School has a way of taking beautiful works of art and literature and turning them into the most abysmal, monotonous and over-analyzed trite. I was very glad to have read To Kill a Mockingbird long before high school, because it most certainly would have ruined for me. The same is true of The Catcher in the Rye and Of Mice and Men; thanks to my mother’s literary promiscuity (now that doesn’t sound good, does it?), I was exposed to a great canon of wonderful books at a young age, long before school was able to ruin them for me. Some were unsalvageable; I can’t see Macbeth without my mind involuntarily calling up hours of drudgery, trying to find the social implications of the blood on Lady Macbeth’s hands.
One that I barely escaped with was Franz Kafka‘s bizarre tragedy, The Metamorphosis (Die Verwandlung). I discovered it in the school library one day, after someone had suggested it as a great example of existentialism. I’m not to convinced of this anymore, but at the time existentialism was one step away from nihilism, and I was sorts of crazy.
The Metamorphosis is only short, and is very nearly a study in fictional writing taken to an extreme. The best fiction is that which is almost real – introducing a single fantastical element, and watching the fallout. Such is the case when traveling salesman Gregor Samsa wakes up as a giant insect. This is, in a way, the only fiction in the tale; the rest is reactionary.
Imagine being that insect; there is nothing tying you to the reality you knew only the night before; your very body has betrayed you, you are unable to control your movements, and your voice is unrecognizable. Your family, those closest to you, are disgusted by your appearance. Your father wishes you dead, your mother pretends you aren’t there, and only your sister – your closest friend – has even the courage to throw table scraps into the room.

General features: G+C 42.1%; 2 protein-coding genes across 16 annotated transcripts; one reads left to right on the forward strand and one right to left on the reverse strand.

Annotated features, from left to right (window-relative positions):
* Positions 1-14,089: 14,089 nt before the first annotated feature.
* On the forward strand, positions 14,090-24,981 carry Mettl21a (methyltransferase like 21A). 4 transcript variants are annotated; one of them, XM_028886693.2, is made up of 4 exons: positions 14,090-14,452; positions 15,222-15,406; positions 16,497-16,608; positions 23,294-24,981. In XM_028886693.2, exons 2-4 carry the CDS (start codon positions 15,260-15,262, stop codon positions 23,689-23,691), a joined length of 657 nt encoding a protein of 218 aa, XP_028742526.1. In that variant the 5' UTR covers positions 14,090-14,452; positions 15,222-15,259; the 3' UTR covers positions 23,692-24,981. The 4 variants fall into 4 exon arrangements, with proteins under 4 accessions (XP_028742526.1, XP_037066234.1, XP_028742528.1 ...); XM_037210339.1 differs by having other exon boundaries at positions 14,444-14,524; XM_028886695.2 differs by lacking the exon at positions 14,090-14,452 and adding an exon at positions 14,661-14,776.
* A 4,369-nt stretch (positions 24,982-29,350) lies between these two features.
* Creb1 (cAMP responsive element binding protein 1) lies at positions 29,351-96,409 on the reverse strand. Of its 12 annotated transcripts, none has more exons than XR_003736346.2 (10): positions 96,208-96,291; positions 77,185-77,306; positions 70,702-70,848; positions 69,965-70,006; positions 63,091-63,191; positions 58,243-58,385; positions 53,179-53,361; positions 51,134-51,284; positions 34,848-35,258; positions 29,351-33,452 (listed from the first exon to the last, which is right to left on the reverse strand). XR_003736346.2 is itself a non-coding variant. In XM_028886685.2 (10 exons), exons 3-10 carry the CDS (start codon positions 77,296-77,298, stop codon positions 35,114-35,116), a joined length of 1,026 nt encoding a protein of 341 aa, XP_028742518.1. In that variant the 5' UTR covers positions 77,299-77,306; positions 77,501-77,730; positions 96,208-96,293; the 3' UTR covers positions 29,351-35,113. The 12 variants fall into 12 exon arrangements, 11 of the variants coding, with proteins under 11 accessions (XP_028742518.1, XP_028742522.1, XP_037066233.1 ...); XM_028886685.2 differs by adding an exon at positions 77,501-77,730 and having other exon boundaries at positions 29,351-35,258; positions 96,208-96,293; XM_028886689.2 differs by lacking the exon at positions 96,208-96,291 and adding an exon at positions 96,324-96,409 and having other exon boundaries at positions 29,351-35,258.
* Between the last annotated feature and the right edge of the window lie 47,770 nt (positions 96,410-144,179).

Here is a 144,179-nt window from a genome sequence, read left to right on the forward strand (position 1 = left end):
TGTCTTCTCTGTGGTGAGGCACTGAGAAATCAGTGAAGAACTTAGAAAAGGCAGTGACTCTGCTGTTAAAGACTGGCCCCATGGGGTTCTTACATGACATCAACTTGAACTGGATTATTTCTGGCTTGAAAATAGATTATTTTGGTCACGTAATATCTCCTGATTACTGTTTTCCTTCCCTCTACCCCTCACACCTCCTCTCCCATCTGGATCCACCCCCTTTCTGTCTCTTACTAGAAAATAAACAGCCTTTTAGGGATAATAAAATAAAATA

Gregor begins to hide under furniture, all the while desperately clinging to his humanity. His family, seeing his grotesque form, are unaware that he is still able to hear and understand their every word…even when they discuss his own demise.
And eventually, of course, the tale ends; as befits a cockroach, Gregor eventually crawls under a couch, and dies.
Kafka had the strength of will to push his story to its final, logical conclusion; so often remiss in modern fiction, he realized the nature of Gregor’s metamorphosis, and the importance of its permanence. The great changes in life are undoable – both the good, and the bad. Many of us, I’m sure, have at times felt as though we are that insect; deviant, shunned, unwanted and loathed, a burden on those closest to us. And in this, Kafka doesn’t shy away in asking: are we all merely looking for that couch to crawl under?